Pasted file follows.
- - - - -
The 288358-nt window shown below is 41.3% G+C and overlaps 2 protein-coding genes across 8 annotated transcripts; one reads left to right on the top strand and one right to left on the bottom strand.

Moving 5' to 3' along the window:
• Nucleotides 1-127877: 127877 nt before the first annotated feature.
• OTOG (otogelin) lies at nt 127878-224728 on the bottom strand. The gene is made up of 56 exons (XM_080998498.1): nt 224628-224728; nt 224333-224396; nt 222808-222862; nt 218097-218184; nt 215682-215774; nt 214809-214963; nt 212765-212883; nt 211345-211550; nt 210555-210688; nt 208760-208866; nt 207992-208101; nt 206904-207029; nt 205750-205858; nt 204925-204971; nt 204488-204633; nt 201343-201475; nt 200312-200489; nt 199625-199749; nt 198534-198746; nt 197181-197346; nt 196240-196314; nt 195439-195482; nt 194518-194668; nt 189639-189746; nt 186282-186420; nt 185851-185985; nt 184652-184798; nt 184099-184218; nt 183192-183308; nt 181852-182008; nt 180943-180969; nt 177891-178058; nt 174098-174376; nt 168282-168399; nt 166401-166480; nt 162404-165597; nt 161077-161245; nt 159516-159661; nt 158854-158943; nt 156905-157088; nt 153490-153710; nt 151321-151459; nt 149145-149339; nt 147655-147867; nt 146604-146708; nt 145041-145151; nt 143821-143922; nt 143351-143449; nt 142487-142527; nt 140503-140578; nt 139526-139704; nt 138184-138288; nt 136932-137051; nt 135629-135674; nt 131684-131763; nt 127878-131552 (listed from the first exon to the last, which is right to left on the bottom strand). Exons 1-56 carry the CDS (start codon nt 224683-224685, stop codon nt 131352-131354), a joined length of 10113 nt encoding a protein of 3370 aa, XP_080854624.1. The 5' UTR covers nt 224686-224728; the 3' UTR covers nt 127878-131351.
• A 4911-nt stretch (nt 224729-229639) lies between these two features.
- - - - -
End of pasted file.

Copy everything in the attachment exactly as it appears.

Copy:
The 288358-nt window shown below is 41.3% G+C and overlaps 2 protein-coding genes across 8 annotated transcripts; one reads left to right on the top strand and one right to left on the bottom strand.

Moving 5' to 3' along the window:
• Nucleotides 1-127877: 127877 nt before the first annotated feature.
• OTOG (otogelin) lies at nt 127878-224728 on the bottom strand. The gene is made up of 56 exons (XM_080998498.1): nt 224628-224728; nt 224333-224396; nt 222808-222862; nt 218097-218184; nt 215682-215774; nt 214809-214963; nt 212765-212883; nt 211345-211550; nt 210555-210688; nt 208760-208866; nt 207992-208101; nt 206904-207029; nt 205750-205858; nt 204925-204971; nt 204488-204633; nt 201343-201475; nt 200312-200489; nt 199625-199749; nt 198534-198746; nt 197181-197346; nt 196240-196314; nt 195439-195482; nt 194518-194668; nt 189639-189746; nt 186282-186420; nt 185851-185985; nt 184652-184798; nt 184099-184218; nt 183192-183308; nt 181852-182008; nt 180943-180969; nt 177891-178058; nt 174098-174376; nt 168282-168399; nt 166401-166480; nt 162404-165597; nt 161077-161245; nt 159516-159661; nt 158854-158943; nt 156905-157088; nt 153490-153710; nt 151321-151459; nt 149145-149339; nt 147655-147867; nt 146604-146708; nt 145041-145151; nt 143821-143922; nt 143351-143449; nt 142487-142527; nt 140503-140578; nt 139526-139704; nt 138184-138288; nt 136932-137051; nt 135629-135674; nt 131684-131763; nt 127878-131552 (listed from the first exon to the last, which is right to left on the bottom strand). Exons 1-56 carry the CDS (start codon nt 224683-224685, stop codon nt 131352-131354), a joined length of 10113 nt encoding a protein of 3370 aa, XP_080854624.1. The 5' UTR covers nt 224686-224728; the 3' UTR covers nt 127878-131351.
• A 4911-nt stretch (nt 224729-229639) lies between these two features.